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try and finally

Posted on 2001-06-11
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what is the importance of this instruction try and finally
please give an example in which this instructions are best suited for...
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Question by:aerokevs
7 Comments
 
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Mohammed Nasman earned 10 total points
ID: 6176259
Hello

  if you want to execute some code, like create a button in run time, and u want to free that after u finish the operation if the code worked fine or you if got error the try clause will execute the finally part, you can find more info in the help.

from delphi help:

Try...finally statements

Sometimes you want to ensure that specific parts of an operation are completed, whether or not the operation is interrupted by an exception. For example, when a routine acquires control of a resource, it is often important that the resource be released, regardless of whether the routine terminates normally. In these situations, you can use a try...finally statement.
The following example shows how code that opens and processes a file can ensure that the file is ultimately closed, even if an error occurs during execution.

Reset(F);

try
 ...  // process file F
finally
  CloseFile(F);
end;

The syntax of a try...finally statement is

try statementList1 finally statementList2 end

where each statementList is a sequence of statements delimited by semicolons. The try...finally statement executes the statements in statementList1 (the try clause). If statementList1 finishes without raising exceptions, statementList2 (the finally clause) is executed. If an exception is raised during execution of statementList1, control is transferred to statementList2; once statementList2 finishes executing, the exception is re-raised. If a call to the Exit, Break, or Continue procedure causes control to leave statementList1, statementList2 is automatically executed. Thus the finally clause is always executed, regardless of how the try clause terminates.

If an exception is raised but not handled in the finally clause, that exception is propagated out of the try...finally statement, and any exception already raised in the try clause is lost. The finally clause should therefore handle all locally raised exceptions, so as not to disturb propagation of other exceptions.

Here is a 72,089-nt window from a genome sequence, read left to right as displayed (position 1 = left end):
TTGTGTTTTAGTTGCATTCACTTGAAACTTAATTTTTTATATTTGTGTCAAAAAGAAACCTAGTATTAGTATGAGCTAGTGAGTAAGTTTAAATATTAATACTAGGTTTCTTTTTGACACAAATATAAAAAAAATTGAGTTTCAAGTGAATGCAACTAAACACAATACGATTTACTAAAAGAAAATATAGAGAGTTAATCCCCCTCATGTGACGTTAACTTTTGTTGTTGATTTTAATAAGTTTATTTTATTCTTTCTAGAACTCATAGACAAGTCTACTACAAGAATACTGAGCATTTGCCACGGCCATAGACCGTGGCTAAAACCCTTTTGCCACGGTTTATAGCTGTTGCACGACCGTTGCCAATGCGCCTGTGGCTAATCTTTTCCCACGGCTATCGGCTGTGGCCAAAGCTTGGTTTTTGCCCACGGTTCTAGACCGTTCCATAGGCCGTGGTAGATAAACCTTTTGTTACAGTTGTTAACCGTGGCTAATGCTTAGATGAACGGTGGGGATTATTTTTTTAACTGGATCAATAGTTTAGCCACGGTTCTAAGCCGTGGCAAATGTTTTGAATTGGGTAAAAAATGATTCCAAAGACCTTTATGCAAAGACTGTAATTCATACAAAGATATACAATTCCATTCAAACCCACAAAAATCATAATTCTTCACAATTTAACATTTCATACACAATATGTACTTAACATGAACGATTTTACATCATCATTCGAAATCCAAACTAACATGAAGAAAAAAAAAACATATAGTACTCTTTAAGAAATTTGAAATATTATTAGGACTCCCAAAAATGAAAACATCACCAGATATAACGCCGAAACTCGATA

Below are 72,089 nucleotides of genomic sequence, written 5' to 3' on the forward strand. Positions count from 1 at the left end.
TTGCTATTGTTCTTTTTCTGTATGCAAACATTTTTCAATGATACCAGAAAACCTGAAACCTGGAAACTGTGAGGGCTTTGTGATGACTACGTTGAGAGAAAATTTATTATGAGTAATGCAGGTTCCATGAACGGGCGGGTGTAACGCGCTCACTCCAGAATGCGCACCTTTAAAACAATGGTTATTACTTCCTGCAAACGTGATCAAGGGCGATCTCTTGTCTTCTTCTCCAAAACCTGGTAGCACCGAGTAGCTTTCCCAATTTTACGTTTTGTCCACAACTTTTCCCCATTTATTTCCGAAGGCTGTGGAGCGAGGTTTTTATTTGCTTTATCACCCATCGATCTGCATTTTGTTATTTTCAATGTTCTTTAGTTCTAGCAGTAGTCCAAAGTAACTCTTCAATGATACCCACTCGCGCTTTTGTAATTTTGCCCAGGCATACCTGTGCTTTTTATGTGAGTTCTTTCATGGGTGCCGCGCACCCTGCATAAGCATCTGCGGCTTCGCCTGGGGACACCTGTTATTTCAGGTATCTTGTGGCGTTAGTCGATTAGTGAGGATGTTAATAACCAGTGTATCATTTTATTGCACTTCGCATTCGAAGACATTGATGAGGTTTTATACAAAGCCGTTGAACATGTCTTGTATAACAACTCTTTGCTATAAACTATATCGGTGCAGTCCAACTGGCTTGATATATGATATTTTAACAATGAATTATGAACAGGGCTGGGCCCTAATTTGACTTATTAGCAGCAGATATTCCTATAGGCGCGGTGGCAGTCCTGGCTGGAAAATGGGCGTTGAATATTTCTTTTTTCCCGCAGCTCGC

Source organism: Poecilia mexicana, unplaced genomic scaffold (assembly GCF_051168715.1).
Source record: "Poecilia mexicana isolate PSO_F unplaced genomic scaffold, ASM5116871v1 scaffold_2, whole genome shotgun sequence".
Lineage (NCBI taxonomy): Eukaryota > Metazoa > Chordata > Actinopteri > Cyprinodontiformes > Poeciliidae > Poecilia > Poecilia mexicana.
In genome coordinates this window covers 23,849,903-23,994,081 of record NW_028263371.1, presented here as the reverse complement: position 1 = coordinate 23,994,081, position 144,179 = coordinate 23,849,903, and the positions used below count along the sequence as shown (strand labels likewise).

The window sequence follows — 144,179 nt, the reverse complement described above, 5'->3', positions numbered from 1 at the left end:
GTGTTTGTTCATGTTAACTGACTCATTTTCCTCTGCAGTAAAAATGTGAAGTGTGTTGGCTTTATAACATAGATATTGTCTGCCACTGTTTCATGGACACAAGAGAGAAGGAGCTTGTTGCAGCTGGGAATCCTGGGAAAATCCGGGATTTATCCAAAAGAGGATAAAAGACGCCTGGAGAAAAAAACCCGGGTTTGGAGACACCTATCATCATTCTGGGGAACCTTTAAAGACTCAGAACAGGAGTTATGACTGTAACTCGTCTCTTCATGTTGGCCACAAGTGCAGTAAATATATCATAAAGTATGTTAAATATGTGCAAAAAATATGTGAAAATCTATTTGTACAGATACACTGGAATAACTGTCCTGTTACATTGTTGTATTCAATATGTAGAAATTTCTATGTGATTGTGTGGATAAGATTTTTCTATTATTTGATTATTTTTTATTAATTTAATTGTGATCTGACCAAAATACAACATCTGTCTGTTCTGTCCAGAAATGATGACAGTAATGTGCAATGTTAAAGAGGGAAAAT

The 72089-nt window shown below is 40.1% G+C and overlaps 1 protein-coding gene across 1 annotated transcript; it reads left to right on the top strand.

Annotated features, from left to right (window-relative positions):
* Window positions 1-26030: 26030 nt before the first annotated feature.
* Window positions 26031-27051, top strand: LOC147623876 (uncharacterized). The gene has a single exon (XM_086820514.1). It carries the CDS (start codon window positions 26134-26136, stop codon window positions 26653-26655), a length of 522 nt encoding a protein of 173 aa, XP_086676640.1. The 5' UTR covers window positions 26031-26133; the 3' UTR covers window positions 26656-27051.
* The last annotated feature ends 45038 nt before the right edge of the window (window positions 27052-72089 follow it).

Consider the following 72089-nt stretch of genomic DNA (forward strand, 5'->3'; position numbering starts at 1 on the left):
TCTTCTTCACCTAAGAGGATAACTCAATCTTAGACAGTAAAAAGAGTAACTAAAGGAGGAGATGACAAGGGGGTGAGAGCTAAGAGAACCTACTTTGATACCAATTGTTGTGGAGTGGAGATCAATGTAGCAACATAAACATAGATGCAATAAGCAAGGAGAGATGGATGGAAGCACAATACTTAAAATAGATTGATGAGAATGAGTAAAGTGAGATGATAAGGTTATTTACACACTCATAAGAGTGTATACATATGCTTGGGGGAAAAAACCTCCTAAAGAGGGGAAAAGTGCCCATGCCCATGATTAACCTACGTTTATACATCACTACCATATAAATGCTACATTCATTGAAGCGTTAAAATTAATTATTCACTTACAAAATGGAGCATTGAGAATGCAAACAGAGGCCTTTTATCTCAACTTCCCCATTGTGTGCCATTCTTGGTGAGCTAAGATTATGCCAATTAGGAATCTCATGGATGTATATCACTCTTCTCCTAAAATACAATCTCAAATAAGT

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Expert Comment

by:mike_tipping
ID: 6176981
Or in other words...

If you wrap a:

Try
  ...
Finally
  ...
end; //finally

Around something, the thing you put in the fially will be executed no matter what happens between the try and the finally. As Mnasman says, an obviouse example of this is if you create a memory object so:

myTList := Tlist.Create;
Try
  //Do somthign with  myTList
Finally
  if Assigned(myTList) then
    myTList.Free;
end; //Finally

So the myTlist is always free'd even if the code crashes during the 'Do somthign with  myTList' bit.

   
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Expert Comment

by:TOndrej
ID: 6178082
Hi mike_tipping,

myTList := TList.Create;
try
 //Do somthign with  myTList
finally
  if Assigned(myTList) then // this is unnecessary - Free checks for nil
    myTList.Free; // besides, myTList can never be nil here,
    // unless it's assigned value of nil somewhere in "Do somthign" part
end;
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LVL 27

Expert Comment

by:kretzschmar
ID: 6180282
try
  to get an answer
finally
  grade the expert
end;

:-))
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Expert Comment

by:StevenB
ID: 6184120
 ... of course really safe coders do something like this ...

myTList := TList.Create;
try
  //Do somthign with myTList
finally
  myTList.Free;
  myTList := Nil;
end;

  ... or better still ...

myTList := TList.Create;
try
  //Do somthign with myTList
finally
  FreeAndNil(myTList);
end;

  This ensures that you don't inadvertently access violate when you accidentally try and access myTList after it's been freed.



  aerokevs, the message is that you should use try .. finally EVERY time you create an object at run time which needs cleaning up, always protect your resources like this. If you have multiple objects it's safest to do something like this:


Object1 := TObject1.Create;
try
  Object2 := TObject2.Create;
  try
    // Do something with your objects
  finally
    FreeAndNil(Object2);
  end;
finally
  FreeAndNil(Object1);
end;

  The alternative:

Object1 := TObject1.Create;
Object2 := TObject2.Create;
try
  // Do something with your objects
finally
  FreeAndNil(Object2);
  FreeAndNil(Object1);
end;

  could potentially lead to problems if there is an exception raised during either
Object2 := TObject2.Create;
or
FreeAndNil(Object2);

  the lesson is to start the try block immediately after the create and to free the object immediately after the finally statement.
 
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Author Comment

by:aerokevs
ID: 6189695
can try and finally be useful in databases too..
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LVL 4

Expert Comment

by:StevenB
ID: 6189720
 It can be useful anywhere you want to ensure that a certain piece of code is executed, whether an exception is thrown or not. In the case of databases it would be good practice to use it to ensure that your queries and tables are closed, to prevent your application locking out a table.
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